The latter half of the film then focuses on more anecdotal evidence of the Fouke Monster, all of which culminates in the attack of a man named Bobby Ford. The narrator explains that two young families had moved into an isolated house near Fouke. The couples were living together in the house to save money, and because the husbands would be working long hours, the wives would be there for each other. That set-up leads to a visit by two family members, Bobby Ford and a young nephew, who’ve come to visit and to do some fishing in the creeks. However, the monster, which had been lurking nearby, came and attacked the families in the night. Though no one was hurt physically, Ford had to be taken to a hospital for shock, and the two families soon moved out and left the area.
The Legend of Boggy Creek ends with the narrator re-visiting his old homeplace, which is now abandoned. He recollects the story of the monster and closes by wondering out loud if it is still out there in the woods. That was in the early 1970s – nearly fifty years ago – so some of the impact of that approach to suspense is lost with time.
As it stands today, this movie – call it a “docu-drama” – is slow-paced, awkward, and disjointed. It could easily have been about a half-hour shorter than it was, especially since the sections about the monster’s supposed loneliness and about the teenager and Herb Jones served little to no purpose. But it does document a slice of local Southern history, which drew national attention for a moment, that would have otherwise been lost to time. The re-enactments came off as sincere, and the locals were not held up as types, but as people. As cheesy and amateurish as it can be in places, that sincerity is this movie’s strength. According to the Encyclopedia of Arkansas‘ entry on the first film:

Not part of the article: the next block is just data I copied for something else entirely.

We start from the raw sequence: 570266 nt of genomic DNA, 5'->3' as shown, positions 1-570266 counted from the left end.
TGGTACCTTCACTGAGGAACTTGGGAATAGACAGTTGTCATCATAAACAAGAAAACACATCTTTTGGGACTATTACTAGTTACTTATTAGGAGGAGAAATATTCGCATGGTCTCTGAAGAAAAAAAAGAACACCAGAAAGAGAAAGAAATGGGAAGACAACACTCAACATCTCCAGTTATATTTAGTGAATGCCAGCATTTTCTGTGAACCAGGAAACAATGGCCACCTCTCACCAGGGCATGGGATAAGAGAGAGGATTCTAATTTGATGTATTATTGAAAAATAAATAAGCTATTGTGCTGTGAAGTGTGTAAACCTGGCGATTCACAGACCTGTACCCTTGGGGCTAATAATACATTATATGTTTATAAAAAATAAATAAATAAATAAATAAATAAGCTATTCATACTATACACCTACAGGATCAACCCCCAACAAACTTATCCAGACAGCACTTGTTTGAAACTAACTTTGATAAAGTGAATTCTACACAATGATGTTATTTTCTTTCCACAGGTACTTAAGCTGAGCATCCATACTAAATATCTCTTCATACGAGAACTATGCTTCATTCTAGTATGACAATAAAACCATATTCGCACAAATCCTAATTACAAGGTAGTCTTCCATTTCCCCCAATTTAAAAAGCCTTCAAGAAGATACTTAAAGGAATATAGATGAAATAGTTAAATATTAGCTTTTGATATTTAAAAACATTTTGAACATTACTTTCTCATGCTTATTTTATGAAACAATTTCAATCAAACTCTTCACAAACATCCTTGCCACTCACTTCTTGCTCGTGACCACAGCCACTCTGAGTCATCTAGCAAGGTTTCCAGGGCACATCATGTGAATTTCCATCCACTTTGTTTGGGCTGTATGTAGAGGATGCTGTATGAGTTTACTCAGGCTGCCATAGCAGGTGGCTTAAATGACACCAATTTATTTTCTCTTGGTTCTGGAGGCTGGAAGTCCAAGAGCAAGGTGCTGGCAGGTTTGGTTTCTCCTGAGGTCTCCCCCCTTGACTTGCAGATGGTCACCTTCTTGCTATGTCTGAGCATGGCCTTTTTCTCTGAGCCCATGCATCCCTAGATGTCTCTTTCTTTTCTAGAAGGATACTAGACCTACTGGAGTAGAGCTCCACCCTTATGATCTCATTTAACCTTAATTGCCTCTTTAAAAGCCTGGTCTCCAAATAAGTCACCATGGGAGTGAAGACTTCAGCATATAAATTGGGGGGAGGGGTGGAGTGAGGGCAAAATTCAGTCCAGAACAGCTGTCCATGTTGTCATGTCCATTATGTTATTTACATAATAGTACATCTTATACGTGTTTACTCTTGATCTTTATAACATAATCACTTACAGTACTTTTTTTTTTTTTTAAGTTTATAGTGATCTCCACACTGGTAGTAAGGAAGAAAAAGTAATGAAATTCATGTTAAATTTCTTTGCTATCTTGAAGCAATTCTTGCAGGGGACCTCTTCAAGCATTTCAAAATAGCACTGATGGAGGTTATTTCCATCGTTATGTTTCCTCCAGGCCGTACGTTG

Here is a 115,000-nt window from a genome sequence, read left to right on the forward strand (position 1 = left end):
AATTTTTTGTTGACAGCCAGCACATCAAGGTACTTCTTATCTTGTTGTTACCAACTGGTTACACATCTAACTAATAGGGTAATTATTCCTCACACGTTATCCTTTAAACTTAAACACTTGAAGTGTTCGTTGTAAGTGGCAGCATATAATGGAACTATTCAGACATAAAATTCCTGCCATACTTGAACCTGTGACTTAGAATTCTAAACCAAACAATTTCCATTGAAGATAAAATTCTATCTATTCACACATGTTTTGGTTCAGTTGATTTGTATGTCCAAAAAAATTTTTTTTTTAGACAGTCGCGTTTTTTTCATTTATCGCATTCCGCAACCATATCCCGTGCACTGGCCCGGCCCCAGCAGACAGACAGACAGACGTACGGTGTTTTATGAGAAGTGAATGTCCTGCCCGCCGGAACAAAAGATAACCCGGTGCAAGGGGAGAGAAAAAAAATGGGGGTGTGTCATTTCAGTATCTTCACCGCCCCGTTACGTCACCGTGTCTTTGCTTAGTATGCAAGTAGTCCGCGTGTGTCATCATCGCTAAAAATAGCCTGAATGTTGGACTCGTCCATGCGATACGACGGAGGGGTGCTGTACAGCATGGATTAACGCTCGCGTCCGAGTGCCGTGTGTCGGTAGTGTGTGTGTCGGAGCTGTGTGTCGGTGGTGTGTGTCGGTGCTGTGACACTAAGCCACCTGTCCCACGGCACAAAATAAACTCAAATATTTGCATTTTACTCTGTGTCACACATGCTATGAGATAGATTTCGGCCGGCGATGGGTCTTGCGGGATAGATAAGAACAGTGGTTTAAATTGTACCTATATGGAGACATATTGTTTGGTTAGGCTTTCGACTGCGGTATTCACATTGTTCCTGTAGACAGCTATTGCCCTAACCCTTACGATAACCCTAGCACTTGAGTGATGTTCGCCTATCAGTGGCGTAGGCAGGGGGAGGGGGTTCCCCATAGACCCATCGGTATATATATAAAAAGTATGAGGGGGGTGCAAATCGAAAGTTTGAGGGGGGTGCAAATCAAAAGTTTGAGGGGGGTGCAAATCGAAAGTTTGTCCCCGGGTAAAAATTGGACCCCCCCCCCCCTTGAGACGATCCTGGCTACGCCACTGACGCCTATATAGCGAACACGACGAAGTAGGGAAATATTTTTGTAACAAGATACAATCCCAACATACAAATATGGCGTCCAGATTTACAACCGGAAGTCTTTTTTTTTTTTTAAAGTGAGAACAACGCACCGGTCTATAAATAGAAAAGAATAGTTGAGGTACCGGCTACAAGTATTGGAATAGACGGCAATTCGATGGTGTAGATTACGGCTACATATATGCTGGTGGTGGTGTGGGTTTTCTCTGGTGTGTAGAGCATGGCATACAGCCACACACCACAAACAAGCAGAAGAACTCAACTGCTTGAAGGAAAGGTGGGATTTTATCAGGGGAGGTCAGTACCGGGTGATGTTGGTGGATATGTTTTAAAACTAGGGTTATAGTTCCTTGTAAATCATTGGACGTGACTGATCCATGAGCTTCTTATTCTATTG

The film, shot as a faux documentary-style drama, centers on the real town of Fouke (Miller County). Since the 1940s, many sightings of a creature known as the “Fouke Monster” have been reported. The film presents an interesting portrait of Southern swamp culture in the 1970s by juxtaposing interviews with local citizens, ranging from a police officer to hunters, talking about their experiences with the creature with dramatic recreations of some of these purported encounters. According to witnesses, the creature is similar to Bigfoot, standing more than six feet tall and covered with hair. Many claim to have fired upon it, and although some say it is dead, others think it is alive.
Some efforts were made to keep this story going, but mostly failed. Return to Boggy Creek, released in 1977, was a fictional story that piggybacked on the original. It featured Dawn Wells, who played Mary Ann in Gilligan’s Island, and Dana Plato, who played Kimberly on Diff’rent Strokes and The Facts of Life. It has the feel of an after-school special. Seven years later, in 1984, Boggy Creek II: And the Legend Continues was released, and unlike Return, it had Charles Pierce involved again. This latter-day treatment centered on a University of Arkansas anthropology professor and a trio of students hiking around in the woods and trying to verify the myths. This last one employed the use of the narration like the original documentary, and appears to bring in more of those real-life anecdotes, but it still falls pretty flat. The professor comes off as wanting to be a tough-guy Indiana Jones figure but he is a long way from it, being a middle-aged academic in knee socks and smoky sunglasses.
Evaluated separately, it is clear that the first movie is the best and most original of the three Boggy Creek movies, even despite its awkwardness and weaknesses. You might call the original film a “cult classic.” The latter two are attempts at riding the coattails of that initial surge of public interest, and what results is not good. I’m sorry to share that another one, a horror film simply titled Boggy Creek, was added to the list in 2010, though on the upside, Charles Pierce’s daughter did a restoration of the original 1972 film for release in 2019.